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Discussion Starter · #21 ·
Not a stud. About a 5 inch flanged hex head bolt which passes thru the lower shock mount, into a welded nut on the other side of the control arm. (Edit) the welded nut is smooth, with no surfaces for gripping.

I ordered two bolts at the dealer today, about $5 each.
 

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Get bigger tools for that bolt before you try cutting it. 24" handles/breaker bars on good sockets will all but break that bolt on the way to breaking it loose.

I survived for a decade on 3/8"- and 1/4"-drive stuff for all but suspension work. For 10mm or larger diameter bolts, especially suspension bolts with the typical corrosion 'threadlocker', it takes 1/2"-drive minimum. Stuff that takes more than 125 lbs/ft of tightening torque often takes twice that for initial breakaway, pushing you up into 3/4"-drive territory.

Some of the better Milwaukee battery impact guns make more usable torque than my vintage IR air impact gun. I have no good experience with Harbor Freight air impact guns. I do know that my IR needs at least a 3/8" air hose and more than 125 PSI to do anything serious. If you are trying an air impact on one of those little pancake compressors with a 1/4" coily hose, you are severely limiting its capacity. It takes a lot of those pee new mats, running through the hose standing upright, to hammer enough on the impact anvil. Just sayin'...
 
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Discussion Starter · #23 ·
@dr bob , good thoughts. I think I'm covered in the tool department, though: earlier I talked about using a 4 ft cheater pipe on the breaker bar, that's a 1/2" breaker bar. Air wrench is a half inch earthquake XT stubby ratchet, brand new. Supposedly 550 ft lb. Compressor is a twin cylinder 20 gallon DeWalt with 3/8 hose. I backed off the regulator to 90psi, since that's the max pressure from the manual for the wrench. Seems low to me, though.

The air wrench did break the passenger side free. That bolt pulls out about 2 inches before not pulling out farther, presumably due to bushing sleeve on bolt. Is there a technique I'm missing other than cutting this bolt?
 

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mikesdak keep us posted on your progress I have a 2011 Pilot it has been difficult finding Bilstein B6 struts and shocks at this time been waiting 4 months still missing one of the front struts. I finally ordered the front OEM struts from Majestic Honda the rear shocks I purchased from Amazon and are the Bilstein B6. I have replaced the front lower control arms the front sway bar links and bushings just waiting on the rest of the parts so I can complete this job. I also order the front springs top bearing and plate and the rubber boots from Majestic Honda I have a jacktech sk-3500 to compress the springs so no problem with assembly. God luck on those rusted bolts I hope I do not have to go through that!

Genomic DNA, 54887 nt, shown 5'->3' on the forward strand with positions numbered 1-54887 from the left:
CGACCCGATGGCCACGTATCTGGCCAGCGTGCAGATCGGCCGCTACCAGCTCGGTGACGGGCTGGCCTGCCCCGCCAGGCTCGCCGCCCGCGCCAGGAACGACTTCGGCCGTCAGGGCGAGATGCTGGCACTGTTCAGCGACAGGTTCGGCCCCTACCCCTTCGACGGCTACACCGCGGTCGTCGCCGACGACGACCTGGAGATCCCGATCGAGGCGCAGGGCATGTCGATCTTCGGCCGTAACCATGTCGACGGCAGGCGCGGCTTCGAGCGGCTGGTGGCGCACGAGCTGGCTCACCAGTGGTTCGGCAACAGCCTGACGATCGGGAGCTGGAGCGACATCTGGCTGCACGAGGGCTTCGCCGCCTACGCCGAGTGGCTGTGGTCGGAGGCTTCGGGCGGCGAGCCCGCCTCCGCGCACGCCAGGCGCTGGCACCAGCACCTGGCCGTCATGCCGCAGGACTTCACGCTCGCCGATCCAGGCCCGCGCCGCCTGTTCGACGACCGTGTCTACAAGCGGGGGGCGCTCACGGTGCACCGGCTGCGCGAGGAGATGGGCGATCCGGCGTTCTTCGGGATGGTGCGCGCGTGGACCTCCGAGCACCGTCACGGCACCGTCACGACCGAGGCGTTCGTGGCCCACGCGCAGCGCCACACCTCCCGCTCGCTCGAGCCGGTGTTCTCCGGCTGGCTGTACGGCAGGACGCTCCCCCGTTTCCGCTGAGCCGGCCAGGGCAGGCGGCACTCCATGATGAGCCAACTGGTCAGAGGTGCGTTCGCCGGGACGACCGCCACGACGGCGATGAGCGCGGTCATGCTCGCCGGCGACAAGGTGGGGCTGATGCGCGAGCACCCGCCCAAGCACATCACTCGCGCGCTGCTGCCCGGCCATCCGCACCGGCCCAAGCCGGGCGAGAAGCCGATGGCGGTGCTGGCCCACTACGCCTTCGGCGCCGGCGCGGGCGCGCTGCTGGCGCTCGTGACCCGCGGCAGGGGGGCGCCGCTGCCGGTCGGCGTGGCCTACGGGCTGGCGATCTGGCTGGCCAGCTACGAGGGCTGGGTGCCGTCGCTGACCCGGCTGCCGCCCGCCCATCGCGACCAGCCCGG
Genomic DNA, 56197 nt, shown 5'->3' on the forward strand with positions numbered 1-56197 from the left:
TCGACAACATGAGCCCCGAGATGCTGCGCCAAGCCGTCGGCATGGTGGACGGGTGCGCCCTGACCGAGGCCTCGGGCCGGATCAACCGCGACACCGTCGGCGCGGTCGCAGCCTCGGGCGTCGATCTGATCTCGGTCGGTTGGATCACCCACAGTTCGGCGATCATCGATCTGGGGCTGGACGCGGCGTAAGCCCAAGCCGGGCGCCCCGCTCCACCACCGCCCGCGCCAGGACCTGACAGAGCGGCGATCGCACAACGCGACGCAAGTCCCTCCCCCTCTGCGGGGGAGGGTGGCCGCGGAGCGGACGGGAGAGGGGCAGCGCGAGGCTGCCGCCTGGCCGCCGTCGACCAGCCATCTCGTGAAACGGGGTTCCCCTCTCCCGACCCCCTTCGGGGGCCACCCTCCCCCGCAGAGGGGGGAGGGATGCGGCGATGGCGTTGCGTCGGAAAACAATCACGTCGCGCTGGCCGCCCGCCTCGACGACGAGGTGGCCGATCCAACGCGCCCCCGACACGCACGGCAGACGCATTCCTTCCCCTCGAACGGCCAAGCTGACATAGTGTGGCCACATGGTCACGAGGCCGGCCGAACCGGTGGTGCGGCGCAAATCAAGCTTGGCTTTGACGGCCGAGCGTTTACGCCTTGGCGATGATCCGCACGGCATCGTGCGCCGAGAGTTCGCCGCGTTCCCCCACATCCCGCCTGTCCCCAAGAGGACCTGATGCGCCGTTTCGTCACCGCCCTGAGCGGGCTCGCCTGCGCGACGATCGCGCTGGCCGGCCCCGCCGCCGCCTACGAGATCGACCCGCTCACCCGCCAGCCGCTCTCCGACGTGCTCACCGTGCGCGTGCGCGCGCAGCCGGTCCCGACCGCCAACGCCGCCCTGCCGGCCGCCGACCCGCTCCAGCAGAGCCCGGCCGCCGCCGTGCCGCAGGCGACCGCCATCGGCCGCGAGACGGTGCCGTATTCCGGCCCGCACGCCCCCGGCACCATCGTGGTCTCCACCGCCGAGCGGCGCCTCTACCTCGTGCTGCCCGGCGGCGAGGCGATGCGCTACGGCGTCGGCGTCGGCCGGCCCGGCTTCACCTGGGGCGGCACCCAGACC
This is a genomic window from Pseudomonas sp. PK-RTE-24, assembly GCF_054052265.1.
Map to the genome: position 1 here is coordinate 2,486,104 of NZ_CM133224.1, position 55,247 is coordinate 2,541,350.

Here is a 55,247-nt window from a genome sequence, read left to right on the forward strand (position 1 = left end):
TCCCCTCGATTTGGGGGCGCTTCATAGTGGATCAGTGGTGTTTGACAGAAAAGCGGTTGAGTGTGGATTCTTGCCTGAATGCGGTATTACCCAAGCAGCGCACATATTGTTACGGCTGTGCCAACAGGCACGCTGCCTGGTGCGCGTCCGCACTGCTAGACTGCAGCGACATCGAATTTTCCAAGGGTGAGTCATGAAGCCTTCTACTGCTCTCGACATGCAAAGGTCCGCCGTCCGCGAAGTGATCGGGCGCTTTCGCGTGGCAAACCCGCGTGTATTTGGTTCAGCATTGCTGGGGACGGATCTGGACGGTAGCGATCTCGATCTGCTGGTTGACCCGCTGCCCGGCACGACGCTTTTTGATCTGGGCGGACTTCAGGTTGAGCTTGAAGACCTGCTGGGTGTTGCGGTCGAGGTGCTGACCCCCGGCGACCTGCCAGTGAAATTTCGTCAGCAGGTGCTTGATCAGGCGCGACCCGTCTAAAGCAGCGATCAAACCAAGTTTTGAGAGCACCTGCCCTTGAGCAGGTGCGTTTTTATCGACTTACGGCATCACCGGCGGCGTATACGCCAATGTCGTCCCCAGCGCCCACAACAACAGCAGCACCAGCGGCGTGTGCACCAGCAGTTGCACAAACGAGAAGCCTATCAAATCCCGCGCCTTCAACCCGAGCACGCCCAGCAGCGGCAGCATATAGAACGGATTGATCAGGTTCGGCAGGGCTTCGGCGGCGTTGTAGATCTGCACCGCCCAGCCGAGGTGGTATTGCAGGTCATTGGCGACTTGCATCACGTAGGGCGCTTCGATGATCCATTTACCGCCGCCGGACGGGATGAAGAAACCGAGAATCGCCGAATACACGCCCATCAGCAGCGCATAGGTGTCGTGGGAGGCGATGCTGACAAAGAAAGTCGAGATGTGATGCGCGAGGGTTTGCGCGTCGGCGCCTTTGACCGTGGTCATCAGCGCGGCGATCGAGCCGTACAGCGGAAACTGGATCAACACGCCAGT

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Discussion Starter · #25 ·
Ok, so I'm told to set the regulator at 90psi with the tool running wide open. I set it at 90psi static....I bet this will make a difference. Will report back.

Otherwise, if it doesn't do the job, I'm buying an IR231c, for about the same money.
 

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mikesdak -- the bolt that seems to be sticking in the bushing is likely hung up due to tension from the lower control arm. Put a jack under the lower control arm to lift it slightly. Then a punch from the other side and a small hammer should easily drive the bolt out.

Good catch on the static vs. dynamic pressure setting. Know that most small regulators, the ones with 1/4" NPT fittings, are really restriction devices in disguise even when they should seemingly be full-open. For any serious impact duty, the largest shortest hose with the fewest fittings is your best bet. Take a look at the most common quick-connect fittings for instance, and see how tiny the ID is. 3/8" minimum hose sizes, and none of those cute curly plastic air hoses. Most are 1/4" ID best, and even when only stretched to six feet there's still 25' of plastic tubing. Think 12-15" of hose -per coil- in those, and about the shorter-is-better rule. Lots of impact guns are choked before they get the second impact blow.

I have a cool 3/4"-drive air impact that's permanently connected to 15' of 1/2" ID hose. There's a portable 10 gal air tank doing surge-tank duty, which also has connections for my 1/4" standard shop air fittings. It takes less than 10 seconds to suck that little air tank down, even though it's connected to 125 PSI shop air. I've only needed that wrench a couple times in maybe 20 years, but it's the right tool for those few duties. Point is about the airflow restrictions.
 
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